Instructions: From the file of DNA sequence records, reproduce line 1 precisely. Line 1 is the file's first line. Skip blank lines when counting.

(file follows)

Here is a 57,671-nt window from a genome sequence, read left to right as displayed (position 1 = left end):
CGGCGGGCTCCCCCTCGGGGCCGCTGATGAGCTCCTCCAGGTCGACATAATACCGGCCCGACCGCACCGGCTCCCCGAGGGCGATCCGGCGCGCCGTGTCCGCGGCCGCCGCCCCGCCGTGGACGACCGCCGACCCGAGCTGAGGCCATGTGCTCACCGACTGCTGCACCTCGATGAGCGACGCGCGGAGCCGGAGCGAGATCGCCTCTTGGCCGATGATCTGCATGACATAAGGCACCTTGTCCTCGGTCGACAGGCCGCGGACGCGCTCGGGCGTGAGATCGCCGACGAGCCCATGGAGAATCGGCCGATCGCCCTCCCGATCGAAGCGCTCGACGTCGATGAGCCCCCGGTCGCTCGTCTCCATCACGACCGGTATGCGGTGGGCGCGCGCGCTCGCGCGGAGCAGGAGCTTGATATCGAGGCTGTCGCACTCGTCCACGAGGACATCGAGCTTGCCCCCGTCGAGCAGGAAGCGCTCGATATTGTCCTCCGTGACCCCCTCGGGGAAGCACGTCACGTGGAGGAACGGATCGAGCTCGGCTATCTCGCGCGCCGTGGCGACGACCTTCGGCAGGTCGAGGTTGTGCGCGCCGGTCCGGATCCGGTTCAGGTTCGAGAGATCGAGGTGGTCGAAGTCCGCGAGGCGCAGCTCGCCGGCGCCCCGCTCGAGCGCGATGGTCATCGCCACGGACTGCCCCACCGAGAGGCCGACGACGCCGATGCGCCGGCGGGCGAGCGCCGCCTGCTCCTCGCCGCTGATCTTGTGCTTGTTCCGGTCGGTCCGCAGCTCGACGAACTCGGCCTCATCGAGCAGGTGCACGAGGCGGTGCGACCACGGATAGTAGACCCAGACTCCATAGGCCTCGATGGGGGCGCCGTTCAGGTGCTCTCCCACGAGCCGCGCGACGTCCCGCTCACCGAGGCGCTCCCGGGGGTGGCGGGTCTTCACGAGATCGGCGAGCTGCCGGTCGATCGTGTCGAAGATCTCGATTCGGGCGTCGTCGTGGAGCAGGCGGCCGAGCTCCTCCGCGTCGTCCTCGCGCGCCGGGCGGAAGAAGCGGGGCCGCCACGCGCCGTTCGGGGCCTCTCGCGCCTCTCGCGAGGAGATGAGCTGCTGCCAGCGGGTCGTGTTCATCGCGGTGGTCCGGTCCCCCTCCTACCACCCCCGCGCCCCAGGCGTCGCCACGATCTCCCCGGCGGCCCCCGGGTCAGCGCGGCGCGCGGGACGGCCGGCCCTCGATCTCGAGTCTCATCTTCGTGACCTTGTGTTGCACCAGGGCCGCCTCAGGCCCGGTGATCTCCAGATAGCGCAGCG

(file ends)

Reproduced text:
Here is a 57,671-nt window from a genome sequence, read left to right as displayed (position 1 = left end):